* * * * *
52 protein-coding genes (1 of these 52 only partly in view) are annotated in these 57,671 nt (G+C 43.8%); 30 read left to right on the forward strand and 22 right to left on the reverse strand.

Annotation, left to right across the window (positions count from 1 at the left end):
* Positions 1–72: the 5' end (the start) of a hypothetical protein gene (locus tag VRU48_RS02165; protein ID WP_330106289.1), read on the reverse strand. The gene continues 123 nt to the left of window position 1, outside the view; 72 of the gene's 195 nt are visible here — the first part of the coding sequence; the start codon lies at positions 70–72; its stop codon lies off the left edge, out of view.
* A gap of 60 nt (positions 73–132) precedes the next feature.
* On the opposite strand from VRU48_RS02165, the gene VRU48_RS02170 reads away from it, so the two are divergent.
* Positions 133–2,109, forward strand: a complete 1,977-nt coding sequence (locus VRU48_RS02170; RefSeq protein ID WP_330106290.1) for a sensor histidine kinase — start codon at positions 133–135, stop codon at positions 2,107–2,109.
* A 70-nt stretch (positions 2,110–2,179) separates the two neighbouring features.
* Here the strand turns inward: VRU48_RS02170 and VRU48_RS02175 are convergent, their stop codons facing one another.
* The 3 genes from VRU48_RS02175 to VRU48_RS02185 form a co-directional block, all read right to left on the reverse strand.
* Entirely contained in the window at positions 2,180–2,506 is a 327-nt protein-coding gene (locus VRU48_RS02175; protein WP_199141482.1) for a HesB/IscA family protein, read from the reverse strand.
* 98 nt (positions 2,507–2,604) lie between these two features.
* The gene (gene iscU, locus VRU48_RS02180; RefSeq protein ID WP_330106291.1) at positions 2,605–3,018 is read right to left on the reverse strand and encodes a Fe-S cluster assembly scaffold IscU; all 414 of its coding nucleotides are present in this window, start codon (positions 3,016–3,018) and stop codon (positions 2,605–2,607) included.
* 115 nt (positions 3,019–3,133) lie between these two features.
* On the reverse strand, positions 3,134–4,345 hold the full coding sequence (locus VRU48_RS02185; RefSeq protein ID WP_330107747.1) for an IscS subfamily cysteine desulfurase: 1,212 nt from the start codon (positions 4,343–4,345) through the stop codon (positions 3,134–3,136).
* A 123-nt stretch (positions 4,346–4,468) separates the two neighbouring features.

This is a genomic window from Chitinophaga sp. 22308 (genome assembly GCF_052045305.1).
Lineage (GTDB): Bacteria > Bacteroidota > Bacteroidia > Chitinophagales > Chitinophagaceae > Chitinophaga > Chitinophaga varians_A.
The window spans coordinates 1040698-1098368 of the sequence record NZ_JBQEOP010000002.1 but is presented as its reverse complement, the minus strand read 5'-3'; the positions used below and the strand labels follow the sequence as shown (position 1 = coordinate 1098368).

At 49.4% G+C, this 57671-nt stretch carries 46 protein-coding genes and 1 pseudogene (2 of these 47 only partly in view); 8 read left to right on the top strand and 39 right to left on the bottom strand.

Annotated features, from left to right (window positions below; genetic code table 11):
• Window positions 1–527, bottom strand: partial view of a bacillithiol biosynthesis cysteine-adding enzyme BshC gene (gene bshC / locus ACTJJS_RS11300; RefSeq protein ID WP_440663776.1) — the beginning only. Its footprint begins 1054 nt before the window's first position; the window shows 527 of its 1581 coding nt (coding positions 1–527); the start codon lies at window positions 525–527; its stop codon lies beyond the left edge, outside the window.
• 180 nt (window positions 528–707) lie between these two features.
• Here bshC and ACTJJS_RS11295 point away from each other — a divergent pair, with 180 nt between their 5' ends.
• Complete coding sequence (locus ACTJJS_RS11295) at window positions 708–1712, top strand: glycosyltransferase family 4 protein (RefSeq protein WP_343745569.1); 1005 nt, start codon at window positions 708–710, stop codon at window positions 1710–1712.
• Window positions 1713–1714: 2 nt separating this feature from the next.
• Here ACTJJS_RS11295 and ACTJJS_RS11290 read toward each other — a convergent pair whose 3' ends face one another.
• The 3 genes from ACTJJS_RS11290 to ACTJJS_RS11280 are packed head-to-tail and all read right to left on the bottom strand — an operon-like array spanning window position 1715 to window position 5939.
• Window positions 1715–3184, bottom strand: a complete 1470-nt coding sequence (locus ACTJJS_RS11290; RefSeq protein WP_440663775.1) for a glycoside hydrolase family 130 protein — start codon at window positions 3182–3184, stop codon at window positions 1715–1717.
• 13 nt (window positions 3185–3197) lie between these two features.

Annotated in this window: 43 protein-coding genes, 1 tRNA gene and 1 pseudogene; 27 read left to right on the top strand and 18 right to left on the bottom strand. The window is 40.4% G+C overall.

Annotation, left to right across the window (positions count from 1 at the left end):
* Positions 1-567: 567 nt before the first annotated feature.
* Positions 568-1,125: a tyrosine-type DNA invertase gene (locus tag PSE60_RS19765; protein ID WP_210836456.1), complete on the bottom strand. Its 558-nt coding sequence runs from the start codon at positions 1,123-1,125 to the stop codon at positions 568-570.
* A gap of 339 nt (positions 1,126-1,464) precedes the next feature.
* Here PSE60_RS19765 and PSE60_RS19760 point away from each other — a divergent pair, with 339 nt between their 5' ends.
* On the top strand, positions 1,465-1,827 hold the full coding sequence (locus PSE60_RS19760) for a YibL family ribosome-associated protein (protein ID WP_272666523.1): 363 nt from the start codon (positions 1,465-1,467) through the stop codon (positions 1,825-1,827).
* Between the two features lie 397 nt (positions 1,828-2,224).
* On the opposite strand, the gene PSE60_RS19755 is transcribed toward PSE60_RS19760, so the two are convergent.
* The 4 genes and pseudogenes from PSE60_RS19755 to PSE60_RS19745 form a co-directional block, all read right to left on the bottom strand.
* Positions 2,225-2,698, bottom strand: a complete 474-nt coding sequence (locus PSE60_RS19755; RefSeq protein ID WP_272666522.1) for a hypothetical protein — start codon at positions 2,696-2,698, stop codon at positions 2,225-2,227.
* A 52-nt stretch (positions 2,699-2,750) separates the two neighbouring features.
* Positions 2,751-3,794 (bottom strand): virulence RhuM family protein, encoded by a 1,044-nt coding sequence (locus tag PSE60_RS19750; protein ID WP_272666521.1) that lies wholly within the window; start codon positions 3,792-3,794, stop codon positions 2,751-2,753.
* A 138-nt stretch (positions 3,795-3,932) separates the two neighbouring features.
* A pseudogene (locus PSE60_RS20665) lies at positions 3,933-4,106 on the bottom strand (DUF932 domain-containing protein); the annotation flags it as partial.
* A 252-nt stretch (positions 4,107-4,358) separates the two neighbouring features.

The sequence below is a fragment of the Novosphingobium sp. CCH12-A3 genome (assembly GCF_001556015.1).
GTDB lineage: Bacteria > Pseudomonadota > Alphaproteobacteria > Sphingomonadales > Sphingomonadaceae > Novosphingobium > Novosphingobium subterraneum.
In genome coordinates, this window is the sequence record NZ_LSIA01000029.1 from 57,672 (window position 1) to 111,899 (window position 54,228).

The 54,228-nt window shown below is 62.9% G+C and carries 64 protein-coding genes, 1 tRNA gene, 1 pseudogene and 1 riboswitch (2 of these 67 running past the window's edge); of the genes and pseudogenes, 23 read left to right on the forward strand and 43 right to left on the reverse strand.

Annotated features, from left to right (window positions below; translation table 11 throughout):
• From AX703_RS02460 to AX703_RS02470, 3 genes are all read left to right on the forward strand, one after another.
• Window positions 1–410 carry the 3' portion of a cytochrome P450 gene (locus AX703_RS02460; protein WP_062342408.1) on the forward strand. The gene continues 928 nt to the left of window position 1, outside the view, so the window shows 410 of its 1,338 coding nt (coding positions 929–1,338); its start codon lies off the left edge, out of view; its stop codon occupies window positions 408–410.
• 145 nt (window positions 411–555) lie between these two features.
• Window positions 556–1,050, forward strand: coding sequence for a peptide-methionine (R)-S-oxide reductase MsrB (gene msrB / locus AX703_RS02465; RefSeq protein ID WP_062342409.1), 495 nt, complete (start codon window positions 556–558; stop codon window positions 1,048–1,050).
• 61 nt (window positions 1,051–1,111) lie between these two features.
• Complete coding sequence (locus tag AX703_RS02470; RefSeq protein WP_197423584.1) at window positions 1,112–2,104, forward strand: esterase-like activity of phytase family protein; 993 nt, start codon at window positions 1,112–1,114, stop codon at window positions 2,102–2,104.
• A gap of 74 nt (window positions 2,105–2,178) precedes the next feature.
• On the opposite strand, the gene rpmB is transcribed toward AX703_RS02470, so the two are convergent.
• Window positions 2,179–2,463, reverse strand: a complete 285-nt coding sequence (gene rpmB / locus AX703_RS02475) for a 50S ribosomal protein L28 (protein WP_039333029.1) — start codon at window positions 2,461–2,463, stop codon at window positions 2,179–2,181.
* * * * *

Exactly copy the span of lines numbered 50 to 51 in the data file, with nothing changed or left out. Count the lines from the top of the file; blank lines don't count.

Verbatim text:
Annotated features, from left to right (window positions below; translation table 11 throughout):
• From AX703_RS02460 to AX703_RS02470, 3 genes are all read left to right on the forward strand, one after another.